On 29 August 2016, the government lifted a curfew that had been imposed in Kashmir in the wake of protests that followed the killing of the Hizbul Mujahideen commander, Burhan Wani, on 8 July. During the curfew, which lasted 51 days, Kashmir saw its most violent uprising since 2010. Protests were buoyed by reports of a brutal crackdown by security forces—hundreds of Kashmiris were injured or blinded by the use of pellet guns, and incidents such as the killing of a schoolteacher by security personnel on 18 August received national coverage. By the time the curfew was lifted, nearly 70 civilian deaths had been confirmed, and close to 10,000 people had been injured. But the respite was short-lived. By 1 September, curfew had been reinstated in all major towns in the valley.
A few days before it was first lifted, on 25 August, during his second visit to the state since protests began,the home minister Rajnath Singh had announced that an all-party delegation would soon visit Kashmir. A home ministry official later said that the delegation would leave on 4 September. On the eve of the visit, leaders from the Communist Party of India and the Communist Party of India-Marxistsuggested, among other things, that the government withdraw troops deployed under the Armed Forces (Special Powers) Act, or the AFSPA, from “civilian areas” in the state. The withdrawal did not occur. During the visit, separatist leaders refused to meet members of the delegation. When the visit concluded on 5 September, little headway had been made on the situation in the state. Currently, political resolution in the near future seems unlikely. It is safe to say that mutual distrust endures on all sides, and that the continued application of martial laws such as the AFSPA will further fuel resentment and fear among the people of Kashmir.
In the context of this political dialogue, with the AFSPA as background, it is useful to go back to an event of 8 July. The same day that Wani was killed, far away from Kashmir, the Supreme Court passed a detailed interim order—a preliminary order before the final judgment—in the Extra Judicial Execution Victim Families Association (EEVFAM) case, which arose out of a writ petition lodged by the EEVFAM in 2012. The case considers 1,528 instances of alleged extra-judicial killings by security forces, including the army, deployed in Manipur under the AFSPA. (Disclosure: between 2013 and 2014, I assisted the Amicus Curiae, an impartial advisor to the court, on this case). In the current context, the order makes for an instructive read.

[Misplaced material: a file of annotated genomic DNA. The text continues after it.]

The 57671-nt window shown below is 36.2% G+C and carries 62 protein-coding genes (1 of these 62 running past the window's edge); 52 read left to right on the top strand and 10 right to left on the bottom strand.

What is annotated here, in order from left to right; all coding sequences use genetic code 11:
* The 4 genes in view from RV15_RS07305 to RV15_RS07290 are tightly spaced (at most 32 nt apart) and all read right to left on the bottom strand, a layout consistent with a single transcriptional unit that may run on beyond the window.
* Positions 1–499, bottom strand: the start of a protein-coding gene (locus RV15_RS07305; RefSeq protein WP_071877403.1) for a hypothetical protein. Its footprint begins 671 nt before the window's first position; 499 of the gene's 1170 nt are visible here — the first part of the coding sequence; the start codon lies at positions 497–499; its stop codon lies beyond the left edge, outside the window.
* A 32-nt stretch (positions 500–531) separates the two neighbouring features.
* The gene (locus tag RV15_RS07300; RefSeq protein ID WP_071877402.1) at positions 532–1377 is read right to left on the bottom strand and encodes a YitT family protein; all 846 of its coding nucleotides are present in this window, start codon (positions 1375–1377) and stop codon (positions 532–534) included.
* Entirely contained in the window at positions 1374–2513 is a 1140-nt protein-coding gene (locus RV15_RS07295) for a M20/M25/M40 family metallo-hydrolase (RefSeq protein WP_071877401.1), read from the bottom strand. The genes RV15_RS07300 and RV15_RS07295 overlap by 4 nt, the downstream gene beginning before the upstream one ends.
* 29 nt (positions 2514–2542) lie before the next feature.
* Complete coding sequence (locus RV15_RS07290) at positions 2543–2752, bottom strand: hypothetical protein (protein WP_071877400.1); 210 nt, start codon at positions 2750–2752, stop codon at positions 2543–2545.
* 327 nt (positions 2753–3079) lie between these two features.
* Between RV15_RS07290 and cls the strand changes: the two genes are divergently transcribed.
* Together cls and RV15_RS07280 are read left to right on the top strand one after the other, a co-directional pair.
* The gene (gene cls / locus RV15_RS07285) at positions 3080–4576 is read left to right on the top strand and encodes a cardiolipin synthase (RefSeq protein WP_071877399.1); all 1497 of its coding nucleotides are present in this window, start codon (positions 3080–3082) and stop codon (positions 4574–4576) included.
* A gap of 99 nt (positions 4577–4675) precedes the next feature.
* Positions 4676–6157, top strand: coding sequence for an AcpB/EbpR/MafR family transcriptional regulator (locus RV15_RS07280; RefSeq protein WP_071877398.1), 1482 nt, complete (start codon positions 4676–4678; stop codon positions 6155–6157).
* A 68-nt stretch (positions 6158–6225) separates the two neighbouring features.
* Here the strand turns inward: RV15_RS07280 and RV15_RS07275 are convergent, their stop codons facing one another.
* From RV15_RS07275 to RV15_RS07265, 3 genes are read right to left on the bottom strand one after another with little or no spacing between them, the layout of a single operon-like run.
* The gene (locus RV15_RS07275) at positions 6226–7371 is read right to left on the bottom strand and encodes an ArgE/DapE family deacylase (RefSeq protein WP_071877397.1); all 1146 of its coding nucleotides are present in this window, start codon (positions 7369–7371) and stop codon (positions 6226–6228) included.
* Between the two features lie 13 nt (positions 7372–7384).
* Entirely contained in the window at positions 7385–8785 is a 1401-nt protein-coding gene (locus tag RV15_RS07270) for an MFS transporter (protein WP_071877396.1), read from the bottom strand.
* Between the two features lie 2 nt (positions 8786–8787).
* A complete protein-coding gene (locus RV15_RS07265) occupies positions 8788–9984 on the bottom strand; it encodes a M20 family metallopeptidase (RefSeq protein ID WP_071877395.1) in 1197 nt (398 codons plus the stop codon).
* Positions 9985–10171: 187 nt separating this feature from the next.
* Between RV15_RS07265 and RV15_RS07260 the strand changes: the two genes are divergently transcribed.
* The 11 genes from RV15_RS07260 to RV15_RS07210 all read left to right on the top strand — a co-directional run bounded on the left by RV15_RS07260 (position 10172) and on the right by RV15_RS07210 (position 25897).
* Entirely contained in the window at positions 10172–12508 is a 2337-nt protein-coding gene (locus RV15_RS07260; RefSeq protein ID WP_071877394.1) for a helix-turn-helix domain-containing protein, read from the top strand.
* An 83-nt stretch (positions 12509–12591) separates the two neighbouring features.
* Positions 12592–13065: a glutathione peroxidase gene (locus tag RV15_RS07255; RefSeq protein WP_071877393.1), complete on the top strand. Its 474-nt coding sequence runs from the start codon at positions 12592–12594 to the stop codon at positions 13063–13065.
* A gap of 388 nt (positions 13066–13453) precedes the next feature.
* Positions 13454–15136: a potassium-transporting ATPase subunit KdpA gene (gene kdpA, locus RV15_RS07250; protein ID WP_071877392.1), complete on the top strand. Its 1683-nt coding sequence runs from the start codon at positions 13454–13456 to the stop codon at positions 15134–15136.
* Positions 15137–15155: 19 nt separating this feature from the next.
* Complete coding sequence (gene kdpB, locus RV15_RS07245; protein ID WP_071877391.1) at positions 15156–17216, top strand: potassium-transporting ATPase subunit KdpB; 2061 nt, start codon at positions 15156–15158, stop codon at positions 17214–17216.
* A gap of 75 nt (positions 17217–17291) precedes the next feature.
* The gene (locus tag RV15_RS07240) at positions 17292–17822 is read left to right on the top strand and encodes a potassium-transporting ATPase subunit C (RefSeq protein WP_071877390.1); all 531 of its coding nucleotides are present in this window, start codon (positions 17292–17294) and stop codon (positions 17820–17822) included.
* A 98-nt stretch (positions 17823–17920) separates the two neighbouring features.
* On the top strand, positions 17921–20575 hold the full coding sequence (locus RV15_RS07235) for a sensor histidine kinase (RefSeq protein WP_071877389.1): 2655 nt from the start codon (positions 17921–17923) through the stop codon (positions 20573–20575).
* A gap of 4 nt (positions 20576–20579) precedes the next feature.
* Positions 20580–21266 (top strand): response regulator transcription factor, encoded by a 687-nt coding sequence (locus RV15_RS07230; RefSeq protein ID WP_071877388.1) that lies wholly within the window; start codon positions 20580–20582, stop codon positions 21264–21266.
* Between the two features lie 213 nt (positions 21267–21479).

In the order, a two-judge bench held that any use of excessive force by security forces is unlawful, even if they are deployed in disturbed areas under the AFSPA. It also stated that any alleged use of such force must be investigated by the state, while chiding it for having done so in a shoddy manner in the past. Many media reports highlighted the order for its strong stance on excessive force, and some celebrated the court’s remarks as putting an end to the impunity afforded to the armed forces under the AFSPA.
While that perception may stand, the order actually says little that has not been said before by courts. In fact, it is primarily an act of consolidation, where the court brought together jurisprudence evolved over many cases. Through it, the court has retraced its past finding upholding the constitutionality of AFSPA, and retraced the restrictions it imposed on the scope of its provisions. These include restrictions on Section 4, which outlines the scope of the army’s power to use force. The court also restated its resentment at the way in which the state investigates allegations of extra judicial killings and again lamented the feeble interventions of human-rights bodies such as the National Human Rights Commission.